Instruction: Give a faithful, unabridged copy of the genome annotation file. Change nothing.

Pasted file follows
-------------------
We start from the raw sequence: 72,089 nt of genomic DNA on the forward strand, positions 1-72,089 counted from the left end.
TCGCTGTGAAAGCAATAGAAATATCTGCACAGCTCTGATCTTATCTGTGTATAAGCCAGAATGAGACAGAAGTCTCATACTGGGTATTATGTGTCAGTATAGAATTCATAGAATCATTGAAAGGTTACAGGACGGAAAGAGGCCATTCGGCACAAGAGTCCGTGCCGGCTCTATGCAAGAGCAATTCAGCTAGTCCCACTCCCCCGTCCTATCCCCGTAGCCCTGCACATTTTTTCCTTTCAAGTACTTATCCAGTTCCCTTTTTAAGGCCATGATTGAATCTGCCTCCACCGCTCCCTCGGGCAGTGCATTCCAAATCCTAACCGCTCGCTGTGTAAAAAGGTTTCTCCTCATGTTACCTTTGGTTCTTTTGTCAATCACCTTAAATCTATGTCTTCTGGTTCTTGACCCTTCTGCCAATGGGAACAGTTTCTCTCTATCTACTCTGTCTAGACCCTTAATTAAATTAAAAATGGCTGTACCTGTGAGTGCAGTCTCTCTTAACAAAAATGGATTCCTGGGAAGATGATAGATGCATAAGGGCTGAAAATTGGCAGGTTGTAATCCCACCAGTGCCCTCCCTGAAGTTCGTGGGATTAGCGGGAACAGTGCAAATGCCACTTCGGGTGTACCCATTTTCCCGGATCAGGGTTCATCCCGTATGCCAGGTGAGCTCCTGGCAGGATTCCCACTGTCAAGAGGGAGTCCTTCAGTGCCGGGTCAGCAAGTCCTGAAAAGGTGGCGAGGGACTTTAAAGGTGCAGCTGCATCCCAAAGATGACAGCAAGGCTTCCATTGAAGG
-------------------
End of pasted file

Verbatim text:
We start from the raw sequence: 72,089 nt of genomic DNA on the forward strand, positions 1-72,089 counted from the left end.
TCGCTGTGAAAGCAATAGAAATATCTGCACAGCTCTGATCTTATCTGTGTATAAGCCAGAATGAGACAGAAGTCTCATACTGGGTATTATGTGTCAGTATAGAATTCATAGAATCATTGAAAGGTTACAGGACGGAAAGAGGCCATTCGGCACAAGAGTCCGTGCCGGCTCTATGCAAGAGCAATTCAGCTAGTCCCACTCCCCCGTCCTATCCCCGTAGCCCTGCACATTTTTTCCTTTCAAGTACTTATCCAGTTCCCTTTTTAAGGCCATGATTGAATCTGCCTCCACCGCTCCCTCGGGCAGTGCATTCCAAATCCTAACCGCTCGCTGTGTAAAAAGGTTTCTCCTCATGTTACCTTTGGTTCTTTTGTCAATCACCTTAAATCTATGTCTTCTGGTTCTTGACCCTTCTGCCAATGGGAACAGTTTCTCTCTATCTACTCTGTCTAGACCCTTAATTAAATTAAAAATGGCTGTACCTGTGAGTGCAGTCTCTCTTAACAAAAATGGATTCCTGGGAAGATGATAGATGCATAAGGGCTGAAAATTGGCAGGTTGTAATCCCACCAGTGCCCTCCCTGAAGTTCGTGGGATTAGCGGGAACAGTGCAAATGCCACTTCGGGTGTACCCATTTTCCCGGATCAGGGTTCATCCCGTATGCCAGGTGAGCTCCTGGCAGGATTCCCACTGTCAAGAGGGAGTCCTTCAGTGCCGGGTCAGCAAGTCCTGAAAAGGTGGCGAGGGACTTTAAAGGTGCAGCTGCATCCCAAAGATGACAGCAAGGCTTCCATTGAAGG